This feedstock will be extracted (or otherwise separated) from the food (waste) and contacted in a flow chemistry reactor with ethene and a catalyst, undergoing a metathesis reaction to give 1-decene (worldwide production rate 2016: about 120,000 tons) [2]. This is a one-step concept to convert triglycerides to 1-decene directly without the need of their hydrolysis to fatty acids.
The integral part is a smart catalyst choice. An immobilized homogeneous catalyst is planned to be used. Activated carbon or similar carbon material is preferred as support. Major parameters will be the surface area and suitability as support for catalyst deposition/immobilization. Nanocatalysts and possibly master solvent media such as ionic liquids have the potential to add to the flow process. A tube-in-tube microreactor has been prepared for this purpose and can be effectively operated for the gas-liquid reaction.

Separation of the liquid smoke generated from pyrolysis/torrefaction of agricultural residues

Agricultural crop residues are a source of inexpensive biomass to convert into valuable products. The recovery of valuable chemicals from plant residues would partly solve the disposal issue and offer a more environmentally friendly alternative to synthetic chemical production. One approach to separate and concentrate valuable resources from biomass is pyrolysis to produce the so-called liquid smokes which can be used as an additive to improve the flavour, colour, texture, and in certain cases, provide enhanced shelf life for food products. The purpose of this study is to investigate an appropriate and affordable micro-flow technique (i.e. extraction) for the selectively separation of useful components from liquid smoke which is produced from the pyrolysis of agricultural waste.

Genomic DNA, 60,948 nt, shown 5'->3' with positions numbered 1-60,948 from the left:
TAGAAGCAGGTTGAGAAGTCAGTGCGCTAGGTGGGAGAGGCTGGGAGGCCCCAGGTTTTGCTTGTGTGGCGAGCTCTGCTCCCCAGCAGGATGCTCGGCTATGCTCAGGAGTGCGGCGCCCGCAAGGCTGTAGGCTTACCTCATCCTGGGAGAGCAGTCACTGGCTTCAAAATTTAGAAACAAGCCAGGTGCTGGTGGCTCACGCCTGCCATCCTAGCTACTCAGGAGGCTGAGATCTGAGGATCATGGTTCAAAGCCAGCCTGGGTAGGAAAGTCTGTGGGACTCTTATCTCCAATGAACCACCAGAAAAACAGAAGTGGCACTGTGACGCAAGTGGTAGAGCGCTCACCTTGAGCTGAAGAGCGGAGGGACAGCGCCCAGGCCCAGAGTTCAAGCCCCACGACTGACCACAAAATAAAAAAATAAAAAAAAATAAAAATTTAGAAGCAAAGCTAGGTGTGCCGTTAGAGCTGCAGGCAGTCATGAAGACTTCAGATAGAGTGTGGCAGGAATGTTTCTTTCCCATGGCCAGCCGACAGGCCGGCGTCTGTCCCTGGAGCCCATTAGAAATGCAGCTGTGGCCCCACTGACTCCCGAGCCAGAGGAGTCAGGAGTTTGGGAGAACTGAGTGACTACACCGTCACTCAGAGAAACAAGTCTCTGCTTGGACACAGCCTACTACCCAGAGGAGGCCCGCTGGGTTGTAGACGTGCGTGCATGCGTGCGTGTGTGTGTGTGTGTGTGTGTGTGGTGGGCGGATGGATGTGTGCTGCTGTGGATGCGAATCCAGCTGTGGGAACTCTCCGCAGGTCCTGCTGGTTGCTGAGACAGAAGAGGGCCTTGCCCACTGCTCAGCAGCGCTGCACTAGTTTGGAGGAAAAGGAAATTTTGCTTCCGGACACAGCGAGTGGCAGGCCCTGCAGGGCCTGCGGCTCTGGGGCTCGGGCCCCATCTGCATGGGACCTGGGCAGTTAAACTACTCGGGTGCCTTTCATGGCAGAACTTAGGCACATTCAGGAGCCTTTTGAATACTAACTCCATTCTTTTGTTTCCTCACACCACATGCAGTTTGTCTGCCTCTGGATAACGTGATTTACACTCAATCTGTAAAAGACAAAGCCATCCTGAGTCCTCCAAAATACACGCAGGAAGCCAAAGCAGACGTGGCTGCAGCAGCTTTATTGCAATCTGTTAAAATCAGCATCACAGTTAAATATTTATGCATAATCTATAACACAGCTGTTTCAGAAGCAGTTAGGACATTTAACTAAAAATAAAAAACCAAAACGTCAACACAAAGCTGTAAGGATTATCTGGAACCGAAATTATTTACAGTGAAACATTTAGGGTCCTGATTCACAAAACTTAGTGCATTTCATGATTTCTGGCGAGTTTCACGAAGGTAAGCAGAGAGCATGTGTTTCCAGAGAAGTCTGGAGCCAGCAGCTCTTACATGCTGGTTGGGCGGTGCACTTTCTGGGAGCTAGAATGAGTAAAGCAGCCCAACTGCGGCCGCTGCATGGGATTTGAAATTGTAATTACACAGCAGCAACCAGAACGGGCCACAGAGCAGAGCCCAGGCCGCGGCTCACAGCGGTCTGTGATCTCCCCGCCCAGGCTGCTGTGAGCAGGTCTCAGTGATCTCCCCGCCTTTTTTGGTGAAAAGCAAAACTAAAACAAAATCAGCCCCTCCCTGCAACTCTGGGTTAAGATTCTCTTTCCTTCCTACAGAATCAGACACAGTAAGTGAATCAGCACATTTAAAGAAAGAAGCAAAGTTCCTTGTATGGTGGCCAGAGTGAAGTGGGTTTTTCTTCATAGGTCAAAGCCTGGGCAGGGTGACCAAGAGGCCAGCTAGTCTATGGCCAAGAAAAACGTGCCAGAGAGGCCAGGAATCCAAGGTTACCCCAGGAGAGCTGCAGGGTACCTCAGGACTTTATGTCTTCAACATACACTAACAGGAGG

Microfluidic chip design for the synthesis of quantum nanodots in the outer space conditions

Quantum dots are well known for their size-dependent electro-optical properties, and by controlling the geometrical size, shape and the strength of the confinement potential, they can be easily tuned to emit radiation at desired wavelengths. It can act as the decay to protect the growing number of satellites and other space assets against hostile threats and collisions. This project aims at designing an onboard microfluidic chip for the production of high-quality quantum dots to divert the missile attack from a spacecraft or a satellite. The success of this project might significantly contribute to the outer space industry of Australia.

Temperature-switchable ionic liquid-water system for catalyst recovery and product purification in enzymatic reactionss

The pharmaceutical and food industry is now pushing manufacturers to switch to continuous processing until the year 2026. In this research, we will focus on using temperature switchable biphasic ionic liquids and water in a two-phase system to perform an enzymatic reaction.

Life cycle assessment applied for the production of Ibuprofens

This project will investigate the production of Ibuprofen focusing on the environmental impacts, economic feasibilities, and the social issues.

  • Auto sampling for UHPLC-PAT Analysis of a Pharmaceutical Flow Chemistry Reaction

  • Temperature-switchable ionic liquid-water system for catalyst recovery and product purification in enzymatic reactionss

  • Food waste valorisation of Southern Australian crops and food chain by flow chemistry, considering real-world Australian supply chains

  • Life cycle assessment applied for the production of Ibuprofens

  • Flow chemistry under simulated outer-space conditions

We are enthusiastic to conduct research in the field of pharmaceutical engineering.

Flow Chemistry fills the gap in graduate education by covering chemistry and reaction principles along with current practice, including examples of relevant commercial reaction, separation, automation, and analytical equipment.